Written by: FFT Webmaster | August 23rd, 2010
What do women want? It is a question for the ages….and one usually, asked and even answered by men. However, a rare feminine point of view of this ageless subject is on display in the new feature film CAIRO TIME, written and directed by Ruba Nadda and starring the gloriously talented Patricia Clarkson. The film is currently in theatrical release in North America via specialty distributor IFC Films. To view the trailer, log on to: http://pro.imdb.com/video/screenplay/vi4120643097/
Both Nadda and Clarkson were present for a post-screening discussion of the film last weekend at the Jacob Burns Film Center, the treasured arthouse complex in Westchester County north of New York City that continues to be a beacon of cinema civility in a theatrical environment dominated by cheerless multiplexes.
Back first back to CAIRO TIME…..the film won the Best Canadian Feature Film honors at last year’s Toronto Film Festival, already bringing it a distinction worthy of attention by cinemagoers of all stripes. The film’s theme, set in the sprawling and noisy metropolis of Cairo, is a tale dislocated souls who find solace in one another in a foreign land. Clarkson plays a magazine editor who has come to Cairo to be reunited with her husband, a United Nations official busy mending fences in the Gaza Strip. Since he is indefinitely delayed, he calls upon his former colleague, played with lanky, gentle charm by Alexander Siddig, to pick up his wife at the airport and occupy her time.
As the two patiently and cautiously circle one another, a definite attraction and recognition of kinship develops that neither can deny. However, this being a mature romance (as opposed to a Jennifer Aniston childish one), the two show remarkable restraint and never have the romp-in-the-hay romantic clinching that lesser directors would have been tempted to show us for pure titillation’s sake. In the end, Clarkson returns to her husband and Siddig returns to manage his souk café, but each has been moved by the experience and have been transformed in their own subtle ways.
Aside from the delicate acting by the leads, director Ruba Nadda uses the city of Cairo itself as a palpable “third character”. The smells, the sounds, the barely controlled chaos and the exotic beauty of the place clearly emanate from the screen. Audience members could be seen wiping their brow from the sweat of the city’s heat (not to mention the romantic set pieces and hunger between the two leads). A scene where the two spend time together at the Pyramids is especially haunting and moving (especially since Clarkson has promised to wait to see the landmark with her husband, but allows herself to go with Siddig, in a veiled sense of rebellion and carnal craving).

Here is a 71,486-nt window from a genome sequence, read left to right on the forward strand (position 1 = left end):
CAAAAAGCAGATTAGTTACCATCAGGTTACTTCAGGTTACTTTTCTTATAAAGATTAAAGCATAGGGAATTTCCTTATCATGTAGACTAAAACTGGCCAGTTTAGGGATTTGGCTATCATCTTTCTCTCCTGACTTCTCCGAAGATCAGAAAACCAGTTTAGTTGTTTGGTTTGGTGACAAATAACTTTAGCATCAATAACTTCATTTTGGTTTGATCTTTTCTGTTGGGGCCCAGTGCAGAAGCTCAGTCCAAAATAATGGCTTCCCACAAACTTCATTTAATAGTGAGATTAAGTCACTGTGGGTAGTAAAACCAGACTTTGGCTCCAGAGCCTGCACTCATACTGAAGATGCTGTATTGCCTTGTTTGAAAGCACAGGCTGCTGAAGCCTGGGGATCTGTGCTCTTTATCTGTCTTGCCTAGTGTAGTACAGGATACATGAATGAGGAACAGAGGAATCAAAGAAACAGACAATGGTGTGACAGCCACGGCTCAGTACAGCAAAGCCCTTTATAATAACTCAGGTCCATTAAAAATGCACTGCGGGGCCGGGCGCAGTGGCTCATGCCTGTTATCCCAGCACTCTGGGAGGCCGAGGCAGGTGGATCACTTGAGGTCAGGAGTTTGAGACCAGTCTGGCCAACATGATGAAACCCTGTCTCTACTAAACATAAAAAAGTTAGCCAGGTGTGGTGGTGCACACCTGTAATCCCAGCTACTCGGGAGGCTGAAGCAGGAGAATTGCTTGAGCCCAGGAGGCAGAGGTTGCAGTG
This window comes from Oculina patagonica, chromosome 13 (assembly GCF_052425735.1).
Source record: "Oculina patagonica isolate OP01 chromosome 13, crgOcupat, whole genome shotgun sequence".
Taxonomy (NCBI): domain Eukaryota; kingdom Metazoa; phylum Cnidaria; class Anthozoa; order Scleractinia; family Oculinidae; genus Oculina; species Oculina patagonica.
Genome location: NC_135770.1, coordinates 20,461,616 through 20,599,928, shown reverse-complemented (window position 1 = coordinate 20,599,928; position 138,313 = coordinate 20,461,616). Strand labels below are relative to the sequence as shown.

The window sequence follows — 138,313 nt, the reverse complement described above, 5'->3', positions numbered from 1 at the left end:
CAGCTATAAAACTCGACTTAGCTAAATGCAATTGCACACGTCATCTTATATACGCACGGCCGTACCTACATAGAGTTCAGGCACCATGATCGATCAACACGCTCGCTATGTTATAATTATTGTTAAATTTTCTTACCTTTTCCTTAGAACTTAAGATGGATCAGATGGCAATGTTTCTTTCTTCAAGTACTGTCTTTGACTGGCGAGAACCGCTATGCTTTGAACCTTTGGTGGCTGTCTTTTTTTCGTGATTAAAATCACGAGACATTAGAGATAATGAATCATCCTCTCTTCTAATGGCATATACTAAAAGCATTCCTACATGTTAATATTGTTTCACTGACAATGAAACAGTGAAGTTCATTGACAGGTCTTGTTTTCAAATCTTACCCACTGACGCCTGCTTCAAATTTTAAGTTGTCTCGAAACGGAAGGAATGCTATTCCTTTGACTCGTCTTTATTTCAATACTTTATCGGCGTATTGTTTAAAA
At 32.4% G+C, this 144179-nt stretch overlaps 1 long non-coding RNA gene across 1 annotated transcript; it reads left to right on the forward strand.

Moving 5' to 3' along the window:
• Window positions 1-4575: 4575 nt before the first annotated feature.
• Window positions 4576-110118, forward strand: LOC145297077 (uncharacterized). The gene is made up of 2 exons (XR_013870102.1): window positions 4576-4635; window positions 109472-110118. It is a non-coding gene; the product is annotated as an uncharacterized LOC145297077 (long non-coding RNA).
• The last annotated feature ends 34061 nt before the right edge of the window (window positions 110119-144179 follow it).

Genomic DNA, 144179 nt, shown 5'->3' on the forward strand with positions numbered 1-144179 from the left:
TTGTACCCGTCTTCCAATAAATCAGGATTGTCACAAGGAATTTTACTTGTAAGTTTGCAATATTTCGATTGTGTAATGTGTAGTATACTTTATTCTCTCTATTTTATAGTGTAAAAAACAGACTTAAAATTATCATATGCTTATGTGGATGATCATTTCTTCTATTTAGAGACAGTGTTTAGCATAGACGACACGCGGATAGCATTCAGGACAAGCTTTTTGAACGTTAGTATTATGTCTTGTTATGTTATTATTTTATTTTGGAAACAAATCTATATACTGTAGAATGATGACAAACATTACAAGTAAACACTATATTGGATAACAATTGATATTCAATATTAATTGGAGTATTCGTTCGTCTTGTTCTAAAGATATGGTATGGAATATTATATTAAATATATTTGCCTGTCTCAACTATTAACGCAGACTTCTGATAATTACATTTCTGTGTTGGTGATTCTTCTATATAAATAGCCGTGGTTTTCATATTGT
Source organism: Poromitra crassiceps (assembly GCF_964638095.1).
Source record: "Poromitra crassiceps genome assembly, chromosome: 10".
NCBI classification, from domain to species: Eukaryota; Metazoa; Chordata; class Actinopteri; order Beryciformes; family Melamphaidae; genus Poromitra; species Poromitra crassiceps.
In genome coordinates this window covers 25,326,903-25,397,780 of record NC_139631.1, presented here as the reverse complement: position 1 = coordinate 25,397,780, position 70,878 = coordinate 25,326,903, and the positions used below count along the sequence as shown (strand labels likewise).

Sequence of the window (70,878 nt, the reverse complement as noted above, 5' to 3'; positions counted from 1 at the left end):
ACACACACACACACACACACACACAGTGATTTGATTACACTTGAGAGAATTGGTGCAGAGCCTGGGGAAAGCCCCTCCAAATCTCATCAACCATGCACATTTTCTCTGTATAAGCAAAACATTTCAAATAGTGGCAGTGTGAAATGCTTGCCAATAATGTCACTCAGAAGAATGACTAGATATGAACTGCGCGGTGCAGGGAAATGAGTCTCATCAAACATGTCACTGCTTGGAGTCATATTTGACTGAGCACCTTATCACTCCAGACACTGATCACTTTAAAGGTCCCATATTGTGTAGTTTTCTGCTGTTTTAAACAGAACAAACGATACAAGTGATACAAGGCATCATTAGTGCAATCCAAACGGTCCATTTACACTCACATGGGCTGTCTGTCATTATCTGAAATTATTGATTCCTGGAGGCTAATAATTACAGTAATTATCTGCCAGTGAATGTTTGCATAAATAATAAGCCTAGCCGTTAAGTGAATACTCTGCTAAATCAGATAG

“Shooting in Cairo was difficult and stressful”, director Nadda told the capacity crowd at the Burns Film Center. “It helped that I speak fluent Arabic and was able to get the necessary shooting permits, ironically because I was Canadian.” The 25-day shoot “was barely controlled chaos at times”, Nadda added. “I wanted to shoot in some of Cairo’s best known and most crowded locations, and you just could not completely control the atmosphere of on site locations.”
For Clarkson, the shoot was also very demanding, since she is in almost every frame of the film. “This was my first time visiting the Middle East”, Clarkson offered. “I just never got adjusted to the time difference, the jet lag and the heat…..that contributed to my feelings of being dislocated and feeling like a stranger in a strange land.” Both expressed that they were engaged with the rhythms of the city and the exoticism of a country caught between ancient tradition and modernity.
As impressive as the film’s location is the gentle, observant pace of the direction, which uses to maximum benefit Clarkson’s innate beauty and ability to project depth and thoughtfulness through silence and subtle glances. In ways that are astonishingly vivid, Clarkson brings an entire history to this character with another in a string of exemplary performances for this unique actress. Compare this to another “chick flick” of the moment, the thin-as-paper EAT PRAY LOVE, wherein Julia Roberts cannot find the inner anguish and depletion of her character to justify her emotional outbursts and wanderlust to find life’s answers.
The director, of mixed Canadian, Syrian and Palestinian origins, brings a truly realized multi-cultural essence to the proceedings…..careful not to over-romanticize the characters and to indulge the audience in cheap, sentimental trickery. She provides viewers with a rare, almost uncomfortably intimate story set in the chaos of the modern Arab world and tells a tale of the triumph and rewards of emotional restraint.